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3 Healthy Oils You Need in Your Diet

By Edited Nov 21, 2015 8 12
Coconut Oil
Credit: Tom Woodward via Wiki Commons

One of the problems with the modern western diet is that we consume the wrong kinds of fats. Fats are not bad for you, nor do they make you fat. The body and brain actually need fat to perform at their peak and to keep you from being grumpy.

However, not every type of fat will do the job effectively. It is like putting the right kind of gasoline in your automobile. 

The “fats are bad” message began somewhere around the 1970s when the US government started pushing their recommended daily diet through a new food pyramid that was developed and released in 1979.[3]

Within the pyramid, grains and cereals were at the bottom because of their fiber content and as you progressed to the tip of the pyramid, you finally were allowed a few scraps of fat. This diet recommendation could not have been more wrong.

If fact, it is so wrong and so opposite of what we should be doing, that it is scandalous. The original food pyramid recommended by dieticians and food scientists looked very different than what the government released in the end. They actually recommended more of a balanced diet with more fats. So what happened?

Well between the recommendation and the review process, the agricultural lobby got a hold of it and politicians changed it to recommend more bread and corn and things they could make money on because all of those things were being processed into other foods.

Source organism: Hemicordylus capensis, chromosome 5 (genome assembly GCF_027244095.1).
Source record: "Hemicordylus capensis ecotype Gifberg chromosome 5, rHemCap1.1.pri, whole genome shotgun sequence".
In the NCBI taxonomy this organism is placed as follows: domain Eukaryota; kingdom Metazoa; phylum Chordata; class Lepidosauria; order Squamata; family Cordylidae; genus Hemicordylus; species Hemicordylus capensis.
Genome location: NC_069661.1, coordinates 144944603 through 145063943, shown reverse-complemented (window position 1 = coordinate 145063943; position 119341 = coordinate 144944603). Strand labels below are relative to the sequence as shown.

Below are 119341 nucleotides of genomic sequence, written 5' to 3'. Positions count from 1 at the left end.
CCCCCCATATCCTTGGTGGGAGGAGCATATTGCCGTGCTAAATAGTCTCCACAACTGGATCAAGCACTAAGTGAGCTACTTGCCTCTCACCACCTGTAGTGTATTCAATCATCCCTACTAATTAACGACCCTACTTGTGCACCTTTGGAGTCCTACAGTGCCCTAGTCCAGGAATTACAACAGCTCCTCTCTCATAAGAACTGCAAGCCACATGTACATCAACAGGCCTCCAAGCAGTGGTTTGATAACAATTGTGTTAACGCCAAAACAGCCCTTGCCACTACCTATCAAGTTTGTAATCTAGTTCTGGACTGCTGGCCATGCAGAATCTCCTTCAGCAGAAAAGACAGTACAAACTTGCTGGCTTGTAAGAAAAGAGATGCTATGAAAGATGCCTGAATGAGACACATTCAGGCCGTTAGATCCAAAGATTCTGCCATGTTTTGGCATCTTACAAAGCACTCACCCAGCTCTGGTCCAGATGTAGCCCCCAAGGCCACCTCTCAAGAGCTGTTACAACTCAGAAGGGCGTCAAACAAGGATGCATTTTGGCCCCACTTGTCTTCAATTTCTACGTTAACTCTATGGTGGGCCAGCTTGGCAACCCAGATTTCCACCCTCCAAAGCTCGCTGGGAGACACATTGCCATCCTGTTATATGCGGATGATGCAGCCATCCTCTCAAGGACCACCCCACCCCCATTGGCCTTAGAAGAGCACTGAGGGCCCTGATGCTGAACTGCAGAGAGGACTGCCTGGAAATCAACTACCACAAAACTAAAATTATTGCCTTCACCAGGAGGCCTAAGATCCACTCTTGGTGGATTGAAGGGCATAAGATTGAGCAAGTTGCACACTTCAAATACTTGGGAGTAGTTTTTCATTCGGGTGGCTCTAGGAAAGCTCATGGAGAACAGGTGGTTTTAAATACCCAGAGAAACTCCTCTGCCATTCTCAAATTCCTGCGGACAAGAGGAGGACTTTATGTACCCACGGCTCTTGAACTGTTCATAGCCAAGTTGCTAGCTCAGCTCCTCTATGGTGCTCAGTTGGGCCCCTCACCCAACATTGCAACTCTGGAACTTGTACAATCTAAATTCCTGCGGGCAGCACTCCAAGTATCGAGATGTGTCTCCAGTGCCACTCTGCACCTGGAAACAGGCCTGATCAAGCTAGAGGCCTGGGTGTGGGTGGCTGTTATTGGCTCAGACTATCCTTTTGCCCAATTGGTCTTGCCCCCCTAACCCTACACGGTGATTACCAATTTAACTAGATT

The Food Stamp Program also played a role because they wanted people to be able to purchase more of those processed, cheaper foods so their money would go further.[5]

So how can we stop this trend?

By going back to what used to work for our grandparents and generations before them. They ate bacon and eggs for breakfast, butter, oils and nuts, basically all of the things that we were told to avoid in favor of a bowl of cereal or a bagel.

Certain fats can be bad for you of course. And you do not want to go on a complete fat diet in large quantities, nor do you want to mix it with the wrong foods, like bread and butter, or in a broader sense, refined carbohydrates and butter. The combination of the two is what is bad, not necessarily the fat itself.[6]

If we return to eating a balanced, natural diet that includes good fats and whole foods like non starchy vegetables, we can reverse these destructive national trends.

People that are interested in improving their health should consume healthy fats like those found in natural oils.

So what are the healthiest cooking oils?